Sec­ond­ly, for the group for girls, the same mush­rooms were arranged into stripes. With the out­lines in one or mul­ti­ple colours these ver­sions explore dif­fer­ent sizes and coloured backgrounds.

Includ­ed are some ideas for a few place­ment prints resem­bling a thick mush­room for­est where the ele­ments are lay­ered on top of one anoth­er in dif­fer­ent sizes. As they float and rotate fur­ther away from the main busy strip they cre­ate an inter­est­ing tran­si­tion, through hav­ing these stripes enlarged and placed along the top and the bot­tom of the dress. Mean­while, the over­size ver­sion has one run­ning along just the hem of the garment.

Full Palette

In the age group for 3 – 6 year olds, the mush­rooms were filled in with dig­i­tal water­colour shading.

This is the main ver­sion from this sur­face pat­tern series that was select­ed by the client and went into pro­duc­tion. Using a dig­i­tal print tech­nique allowed the use of mul­ti­ple colours and high­light­ed the tonal tran­si­tion between them.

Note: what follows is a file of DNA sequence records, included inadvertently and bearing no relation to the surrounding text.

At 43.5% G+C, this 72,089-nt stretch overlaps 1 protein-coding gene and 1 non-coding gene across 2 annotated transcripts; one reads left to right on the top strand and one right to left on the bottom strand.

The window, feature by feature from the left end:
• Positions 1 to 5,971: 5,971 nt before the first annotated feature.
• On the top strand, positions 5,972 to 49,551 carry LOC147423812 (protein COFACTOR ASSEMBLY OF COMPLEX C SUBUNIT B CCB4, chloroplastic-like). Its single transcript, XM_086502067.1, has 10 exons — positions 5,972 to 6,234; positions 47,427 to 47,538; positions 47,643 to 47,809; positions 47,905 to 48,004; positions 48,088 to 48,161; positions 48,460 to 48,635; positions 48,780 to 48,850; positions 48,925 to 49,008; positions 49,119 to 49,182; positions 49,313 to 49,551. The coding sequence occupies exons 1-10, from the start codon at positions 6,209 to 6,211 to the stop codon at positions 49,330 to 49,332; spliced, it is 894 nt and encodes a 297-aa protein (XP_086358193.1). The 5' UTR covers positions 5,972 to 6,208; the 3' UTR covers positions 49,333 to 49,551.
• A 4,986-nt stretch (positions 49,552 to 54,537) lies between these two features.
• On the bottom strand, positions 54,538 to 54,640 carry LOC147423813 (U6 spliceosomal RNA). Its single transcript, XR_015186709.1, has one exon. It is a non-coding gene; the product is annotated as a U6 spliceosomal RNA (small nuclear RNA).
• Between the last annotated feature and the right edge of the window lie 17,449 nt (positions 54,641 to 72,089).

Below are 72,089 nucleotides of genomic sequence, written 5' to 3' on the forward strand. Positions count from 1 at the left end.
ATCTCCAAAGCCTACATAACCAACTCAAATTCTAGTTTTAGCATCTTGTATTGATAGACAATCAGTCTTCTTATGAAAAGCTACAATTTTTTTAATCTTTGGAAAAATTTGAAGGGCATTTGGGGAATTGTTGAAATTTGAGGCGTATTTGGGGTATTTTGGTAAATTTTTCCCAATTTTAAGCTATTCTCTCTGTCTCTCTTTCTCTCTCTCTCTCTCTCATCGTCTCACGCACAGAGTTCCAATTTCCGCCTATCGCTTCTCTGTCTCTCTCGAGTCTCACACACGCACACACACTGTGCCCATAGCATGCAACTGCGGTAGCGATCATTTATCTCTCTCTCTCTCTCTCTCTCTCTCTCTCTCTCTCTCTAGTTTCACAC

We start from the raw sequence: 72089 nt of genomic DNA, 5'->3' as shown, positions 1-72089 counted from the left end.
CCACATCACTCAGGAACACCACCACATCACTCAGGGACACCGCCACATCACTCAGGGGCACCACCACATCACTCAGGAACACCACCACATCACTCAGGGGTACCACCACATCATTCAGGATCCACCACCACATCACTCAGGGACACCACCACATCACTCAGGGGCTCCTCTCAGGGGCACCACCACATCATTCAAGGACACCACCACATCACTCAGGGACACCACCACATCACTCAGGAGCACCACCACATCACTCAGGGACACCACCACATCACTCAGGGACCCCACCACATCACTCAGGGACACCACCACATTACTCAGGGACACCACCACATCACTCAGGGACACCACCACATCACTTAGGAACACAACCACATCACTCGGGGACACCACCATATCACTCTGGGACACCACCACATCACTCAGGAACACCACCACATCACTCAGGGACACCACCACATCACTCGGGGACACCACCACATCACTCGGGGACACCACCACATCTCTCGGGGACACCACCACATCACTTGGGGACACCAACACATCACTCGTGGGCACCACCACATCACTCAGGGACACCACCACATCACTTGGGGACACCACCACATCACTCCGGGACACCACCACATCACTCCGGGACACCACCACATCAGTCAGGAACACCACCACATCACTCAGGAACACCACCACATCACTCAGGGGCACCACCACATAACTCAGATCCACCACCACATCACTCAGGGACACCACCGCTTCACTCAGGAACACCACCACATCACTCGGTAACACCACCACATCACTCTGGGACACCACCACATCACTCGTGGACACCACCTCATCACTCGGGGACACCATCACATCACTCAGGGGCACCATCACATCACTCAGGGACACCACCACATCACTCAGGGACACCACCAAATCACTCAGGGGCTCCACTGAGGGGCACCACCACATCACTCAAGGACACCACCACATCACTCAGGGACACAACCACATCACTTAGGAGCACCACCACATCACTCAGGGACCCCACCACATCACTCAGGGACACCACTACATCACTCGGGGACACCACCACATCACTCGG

The first option places the many hued mush­rooms on the fawn back­ground. Then, the sec­ond option uses a white back­ground, which sharp­ens both the colours and the painter­ly effect.


In these pat­terns the water­colour fill was approached in a mono­chrome man­ner, offer­ing a sub­tler option, in tune with the exact pan­tones from the brief palette.

Each mush­room is thus recoloured sep­a­rate­ly. The first recolour­ing full of earthy tones was intend­ed for the boys’ group.